T3M <5,3> 2168      T3MI <7,3> 143
T4M <5,4> 241      T4MI <7,4> 286
T5M <5,5> 482      T5MI <7,5> 572
T6M <5,6> 964      T6MI <7,6> 1144
T7M <5,7> 1928      T7MI <7,7> 2288
T8M <5,8> 3856      T8MI <7,8> 481
T9M <5,9> 3617      T9MI <7,9> 962
T10M <5,10> 3139      T10MI <7,10> 1924
T11M <5,11> 2183      T11MI <7,11> 3848

The transformations that map this set to itself are: T0

Nearby Scales:

These are other scales that are similar to this one, created by adding a tone, removing a tone, or moving one note up or down a semitone.

Scale 1083Scale 1083: Goyian, Ian Ring Music TheoryGoyian
Scale 1085Scale 1085: Gozian, Ian Ring Music TheoryGozian
Scale 1073Scale 1073: Gosian, Ian Ring Music TheoryGosian
Scale 1077Scale 1077: Govian, Ian Ring Music TheoryGovian
Scale 1065Scale 1065: Gonian, Ian Ring Music TheoryGonian
Scale 1049Scale 1049: Gidian, Ian Ring Music TheoryGidian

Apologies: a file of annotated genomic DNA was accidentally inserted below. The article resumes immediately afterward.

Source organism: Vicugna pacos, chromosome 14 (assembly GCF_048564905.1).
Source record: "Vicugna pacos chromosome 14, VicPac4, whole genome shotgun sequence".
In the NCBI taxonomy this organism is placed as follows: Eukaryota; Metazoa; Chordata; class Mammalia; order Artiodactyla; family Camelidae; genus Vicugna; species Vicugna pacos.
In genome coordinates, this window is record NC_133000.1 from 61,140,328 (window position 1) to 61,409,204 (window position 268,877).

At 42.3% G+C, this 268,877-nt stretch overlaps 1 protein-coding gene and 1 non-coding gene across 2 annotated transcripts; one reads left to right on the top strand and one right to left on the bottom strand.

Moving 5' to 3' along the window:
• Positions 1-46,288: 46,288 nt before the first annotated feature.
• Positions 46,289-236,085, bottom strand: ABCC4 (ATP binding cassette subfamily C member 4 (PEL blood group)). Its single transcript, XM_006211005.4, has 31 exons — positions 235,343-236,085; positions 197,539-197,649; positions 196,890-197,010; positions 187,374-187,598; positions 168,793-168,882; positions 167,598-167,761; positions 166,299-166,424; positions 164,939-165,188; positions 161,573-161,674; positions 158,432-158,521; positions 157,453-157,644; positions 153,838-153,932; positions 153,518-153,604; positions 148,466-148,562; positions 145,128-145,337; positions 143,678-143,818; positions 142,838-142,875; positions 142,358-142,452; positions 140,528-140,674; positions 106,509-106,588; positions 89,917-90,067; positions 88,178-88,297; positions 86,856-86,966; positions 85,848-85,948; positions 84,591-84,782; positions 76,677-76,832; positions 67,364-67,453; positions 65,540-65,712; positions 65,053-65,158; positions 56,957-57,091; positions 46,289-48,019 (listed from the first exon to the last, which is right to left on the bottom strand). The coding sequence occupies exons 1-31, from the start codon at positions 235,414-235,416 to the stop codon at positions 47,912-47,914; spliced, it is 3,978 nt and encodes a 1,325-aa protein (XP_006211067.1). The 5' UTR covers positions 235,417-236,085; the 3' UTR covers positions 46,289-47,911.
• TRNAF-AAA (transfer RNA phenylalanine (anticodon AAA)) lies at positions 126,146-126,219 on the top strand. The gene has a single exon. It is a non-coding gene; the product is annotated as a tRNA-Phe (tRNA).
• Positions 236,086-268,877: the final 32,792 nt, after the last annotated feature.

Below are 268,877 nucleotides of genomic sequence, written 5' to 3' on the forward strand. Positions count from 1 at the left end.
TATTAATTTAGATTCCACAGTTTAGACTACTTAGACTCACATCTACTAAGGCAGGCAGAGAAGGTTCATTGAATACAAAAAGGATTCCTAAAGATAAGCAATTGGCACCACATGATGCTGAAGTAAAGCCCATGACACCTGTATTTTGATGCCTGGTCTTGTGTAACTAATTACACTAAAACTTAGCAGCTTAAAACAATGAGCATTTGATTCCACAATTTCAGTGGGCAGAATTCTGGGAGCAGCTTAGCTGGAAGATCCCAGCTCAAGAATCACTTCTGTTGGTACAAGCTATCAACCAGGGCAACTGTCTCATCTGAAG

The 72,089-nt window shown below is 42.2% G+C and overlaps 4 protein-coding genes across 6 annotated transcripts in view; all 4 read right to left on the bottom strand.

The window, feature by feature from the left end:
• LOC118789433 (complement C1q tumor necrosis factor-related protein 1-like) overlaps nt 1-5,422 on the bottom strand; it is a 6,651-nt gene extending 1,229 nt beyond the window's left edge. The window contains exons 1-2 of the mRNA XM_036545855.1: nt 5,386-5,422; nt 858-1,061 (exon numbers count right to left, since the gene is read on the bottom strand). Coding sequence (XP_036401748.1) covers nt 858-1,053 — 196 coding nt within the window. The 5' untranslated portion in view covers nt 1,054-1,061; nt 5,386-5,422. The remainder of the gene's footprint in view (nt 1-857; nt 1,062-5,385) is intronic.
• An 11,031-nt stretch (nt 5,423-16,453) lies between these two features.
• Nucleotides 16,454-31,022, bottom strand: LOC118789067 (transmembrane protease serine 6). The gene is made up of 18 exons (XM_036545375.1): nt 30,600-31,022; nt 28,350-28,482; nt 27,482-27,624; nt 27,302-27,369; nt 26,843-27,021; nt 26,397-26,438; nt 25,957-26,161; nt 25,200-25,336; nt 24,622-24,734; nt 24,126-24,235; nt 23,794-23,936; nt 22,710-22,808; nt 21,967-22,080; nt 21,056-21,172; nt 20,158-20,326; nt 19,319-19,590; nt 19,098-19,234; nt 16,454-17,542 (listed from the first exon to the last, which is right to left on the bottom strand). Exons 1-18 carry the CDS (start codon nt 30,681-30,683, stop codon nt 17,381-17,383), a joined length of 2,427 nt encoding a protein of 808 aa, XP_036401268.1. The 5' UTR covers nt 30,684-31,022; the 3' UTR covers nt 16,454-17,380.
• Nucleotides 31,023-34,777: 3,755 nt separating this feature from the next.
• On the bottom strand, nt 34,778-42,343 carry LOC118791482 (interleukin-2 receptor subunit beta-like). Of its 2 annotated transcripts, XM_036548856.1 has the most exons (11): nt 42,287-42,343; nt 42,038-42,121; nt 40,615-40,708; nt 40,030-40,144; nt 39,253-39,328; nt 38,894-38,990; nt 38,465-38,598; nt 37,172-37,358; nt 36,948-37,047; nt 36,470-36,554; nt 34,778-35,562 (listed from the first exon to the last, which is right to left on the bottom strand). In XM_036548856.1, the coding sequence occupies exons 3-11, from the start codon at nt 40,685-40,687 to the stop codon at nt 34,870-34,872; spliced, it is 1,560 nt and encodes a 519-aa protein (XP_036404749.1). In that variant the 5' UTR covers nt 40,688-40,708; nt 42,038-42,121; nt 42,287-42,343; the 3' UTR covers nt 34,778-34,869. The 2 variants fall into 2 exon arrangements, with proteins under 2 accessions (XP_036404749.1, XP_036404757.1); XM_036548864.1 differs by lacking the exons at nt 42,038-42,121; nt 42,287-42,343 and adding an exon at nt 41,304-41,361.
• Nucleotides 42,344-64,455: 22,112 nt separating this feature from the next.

Scale 1113Scale 1113: Locrian Pentatonic 2, Ian Ring Music TheoryLocrian Pentatonic 2
Scale 1145Scale 1145: Zygimic, Ian Ring Music TheoryZygimic
Scale 1209Scale 1209: Raga Bhanumanjari, Ian Ring Music TheoryRaga Bhanumanjari
Scale 1337Scale 1337: Epogimic, Ian Ring Music TheoryEpogimic
Scale 1593Scale 1593: Zogimic, Ian Ring Music TheoryZogimic
Scale 57Scale 57: Ahoian, Ian Ring Music TheoryAhoian
Scale 569Scale 569: Mothitonic, Ian Ring Music TheoryMothitonic
Scale 2105Scale 2105: Rigian, Ian Ring Music TheoryRigian
Scale 3129Scale 3129: Toqian, Ian Ring Music TheoryToqian

This scale analysis was created by Ian Ring, Canadian Composer of works for Piano, and total music theory nerd. Scale notation generated by VexFlow, graph visualization by Graphviz, and MIDI playback by MIDI.js. All other diagrams and visualizations are © Ian Ring. Some scale names used on this and other pages are ©2005 William Zeitler ( used with permission.

Pitch spelling algorithm employed here is adapted from a method by Uzay Bora, Baris Tekin Tezel, and Alper Vahaplar. (An algorithm for spelling the pitches of any musical scale) Contact authors Patent owner: Dokuz Eylül University, Used with Permission. Contact TTO

Tons of background resources contributed to the production of this summary; for a list of these peruse this Bibliography. Special thanks to Richard Repp for helping with technical accuracy, and George Howlett for assistance with the Carnatic ragas.